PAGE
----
1. The Promise pattern is gaining popularity (although there are competing specs): http://wiki.commonjs.org/wiki/Promises/B. jQuery has an implementation close to B and it's well documented. It has the most options, it's robust, but not easy to wrap your head around at first.

  1. AOP-style programming allows you to fiddle with before and after advices. However, for that to work you need to stop putting everything in anonymous functions and decide whether you apply advices after instantiation or plan for their use by baking the capability into the class. This takes more planning in code structure but offers a ton of utility.

for example:

var MYAPP = {
  onClick: function () {
    //do something...
  }
};

dojo.declare("MouseObject", null, {
  constructor: function(){},
  onclick : function(){...},
  _onClick : function(){
    return MYAPP.onClick.apply(this, arguments);
  }
});

Since my class calls MYAPP every time (yes there's a scoping charge for this), I can manipulate the function hanging off MYAPP and anyone using it will benefit.

MYAPP.after("onClick", function () {...}); //lots of ways to write .after, just google some AOP js or use a library

The other side:

var MYAPP = {
  onClick: function () {
    //do something...
  }
};

dojo.declare("MouseObject", null, {
  constructor: function(){},
  onclick : function(){...},
  _onClick : MYAPP.onClick
});

Now I can't change MYAPP and see the changes in MouseObject or its instances because the function has passed by reference to MouseObject. I can only change the instances with AOP (or all future instances by changing the prototype on the class).

Something like:

var m = new MouseObject();
m.after("onClick", function () {...}); //you need to add .after to your class or use an apply pattern from library code

It just depends on how you think it would be used: certain instances, all future instances (until turned off), or everything.

  1. An "event queue" was suggested. This is more like an Active Object Pattern where you use an array of objects and a queue manager to manage tasks. This is the easiest to implement but has several drawbacks where the queue can get "jammed up" and no longer processes. I wrote a library for this type of management called proto-q (http://code.google.com/p/proto-q/), based on an iPhone app I did. It worked great for me, but it's not for everyone's application.
share|improve this answer
    
btw, Dojo also has promises and actually had them for a long time before jQuery. Also Dojo already has "after" builtin - it's called dojo.connect and is the foundation of the event system. –  hugomg Nov 2 '11 at 13:43
    
I'd never use Dojo, but that's good information. You should probably use those methods for this application. Hopefully I just clarified some reasons for using the different techniques. –  AutoSponge Nov 2 '11 at 15:00

__fn gets messier and messier. That, my friend, is the road to hell.

It is symptomatic of using the Magic Pushbutton approach. You should consider moving out to an actual inheritance based class model using many of the OO js libraries around. Then you would be able to call $base.fn() or $super.fn()

share|improve this answer
    
Dojo's model is already inheritance based if you didn't notice the this.inherited part in the OP's question –  hugomg Oct 29 '11 at 12:36
    
OO works for groups of classes but not for individual objects. I could in theory create a new object for each class, but that would be a tremendous waste of time and energy. –  puk Oct 31 '11 at 20:41
    
I use this approach in MVVM using knockout.js With true inheritance, you basically can inherit views. For example, in a list-view view-model, my base class implements functions like searching, filtering and grouping, while in the derived class, I merely specify what the groups are, what filtering predicate to use, etc. It's a paradigm shift, but it gets easier once you get over the first hump. –  Asti Nov 1 '11 at 15:31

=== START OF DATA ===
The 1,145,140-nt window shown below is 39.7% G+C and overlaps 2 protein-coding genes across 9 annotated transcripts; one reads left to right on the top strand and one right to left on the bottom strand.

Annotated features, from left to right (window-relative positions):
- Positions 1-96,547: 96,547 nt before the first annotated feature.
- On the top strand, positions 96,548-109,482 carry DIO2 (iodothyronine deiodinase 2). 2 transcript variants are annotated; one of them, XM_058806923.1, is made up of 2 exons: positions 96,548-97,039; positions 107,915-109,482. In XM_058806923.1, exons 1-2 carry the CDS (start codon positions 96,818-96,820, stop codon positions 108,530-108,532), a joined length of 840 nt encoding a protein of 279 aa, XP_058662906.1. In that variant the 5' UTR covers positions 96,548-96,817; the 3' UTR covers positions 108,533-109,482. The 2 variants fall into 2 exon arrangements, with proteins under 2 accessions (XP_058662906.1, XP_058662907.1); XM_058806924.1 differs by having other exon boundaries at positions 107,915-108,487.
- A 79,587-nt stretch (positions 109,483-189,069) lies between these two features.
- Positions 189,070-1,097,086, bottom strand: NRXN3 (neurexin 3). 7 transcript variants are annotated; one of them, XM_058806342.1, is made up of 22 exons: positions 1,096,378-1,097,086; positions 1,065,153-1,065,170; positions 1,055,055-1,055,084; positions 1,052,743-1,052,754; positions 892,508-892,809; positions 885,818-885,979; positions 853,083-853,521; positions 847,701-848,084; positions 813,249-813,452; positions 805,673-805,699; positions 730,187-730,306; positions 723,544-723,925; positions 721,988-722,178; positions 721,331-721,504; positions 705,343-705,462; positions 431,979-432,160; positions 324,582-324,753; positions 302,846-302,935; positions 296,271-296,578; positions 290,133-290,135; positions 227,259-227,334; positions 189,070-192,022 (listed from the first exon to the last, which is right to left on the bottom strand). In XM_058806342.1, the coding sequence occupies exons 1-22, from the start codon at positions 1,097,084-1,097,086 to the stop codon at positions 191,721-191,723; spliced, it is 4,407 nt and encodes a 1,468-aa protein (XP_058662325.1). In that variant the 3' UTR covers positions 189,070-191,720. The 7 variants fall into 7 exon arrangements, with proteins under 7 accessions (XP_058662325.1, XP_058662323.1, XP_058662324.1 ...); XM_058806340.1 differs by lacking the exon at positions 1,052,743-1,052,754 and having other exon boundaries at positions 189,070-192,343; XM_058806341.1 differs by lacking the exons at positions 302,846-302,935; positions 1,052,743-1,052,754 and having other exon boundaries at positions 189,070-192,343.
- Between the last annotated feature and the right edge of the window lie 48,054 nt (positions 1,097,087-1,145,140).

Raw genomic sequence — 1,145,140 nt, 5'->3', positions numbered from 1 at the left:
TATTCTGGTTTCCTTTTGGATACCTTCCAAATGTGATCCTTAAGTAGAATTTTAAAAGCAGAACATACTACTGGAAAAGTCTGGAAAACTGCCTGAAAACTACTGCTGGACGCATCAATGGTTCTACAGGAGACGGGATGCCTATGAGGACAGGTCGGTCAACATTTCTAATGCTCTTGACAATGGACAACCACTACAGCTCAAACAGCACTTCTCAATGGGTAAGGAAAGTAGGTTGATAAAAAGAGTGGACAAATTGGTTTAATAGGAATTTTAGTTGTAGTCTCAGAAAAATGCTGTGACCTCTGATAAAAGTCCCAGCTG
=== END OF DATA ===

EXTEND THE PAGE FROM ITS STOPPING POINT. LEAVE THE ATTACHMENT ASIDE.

Although, unless the object defines the behaviour for an entire part, it's useless. But like you said, this isn't good if you're targeting individual objects. –  Asti Nov 1 '11 at 15:38

If I understand your question, then you want to modify functionality for specific cases. If this is the case, and you don't want any overhead, then I'd rely on overriding methods upon instantiation.

Override Model

Your Class:

dojo.declare("some.path.DrawingThing", [dijit._Widget], {
    draw: function () {
        this.inherited(arguments); // Call super class methods
        // override this method to do specialized things that're specific 
        // to an instance.
    }
});

Client Instantiation:

var drawer = new some.path.DrawingThing({
    draw: function () {
        beforeDraw();
        // Access the pre-existing functionality in a somewhat dirty way.
        this.constructor.prototype.draw.apply(this, arguments);
        afterDraw();
    }
});

If you follow this model there's less code, but it's not as clean. The other option is to write a real API, see below.

Event Model

If you want a true API, then I'd provide events:

// Dojo 1.6 style declaration.
dojo.declare("some.path.DrawingThing", [dijit._Widget], {
    onBeforeDraw: function(){
        // Hook into this method to do something before draw
    },
    onDraw: function(){
        // Hook into this method to do something after draw
    },

    draw: function () {
        // This method is actually called when the draw even fires
        this.onBeforeDraw();
        this.inherited(arguments); // Call super class methods
        this.onDraw();
    }
});
share|improve this answer
    
I don't see how this relates to what I want –  puk Nov 1 '11 at 22:32
    
If I get you right, then perhaps this more case specific example will help. I also figured I'd add a cleaner solution since you want to use this in a bunch of places. –  fncomp Nov 1 '11 at 23:26
    
yes you have the right idea. However, the 'Client Instantiation:' example runs the risk that the user must remember to include the original draw() function. Imagine if draw() is 50 lines of code. that is a lot of cut and pasting –  puk Nov 2 '11 at 0:05
    
the 'Event Model' version is essentially what I am using. I'll just stick with this latter approach. Thanks –  puk Nov 2 '11 at 0:07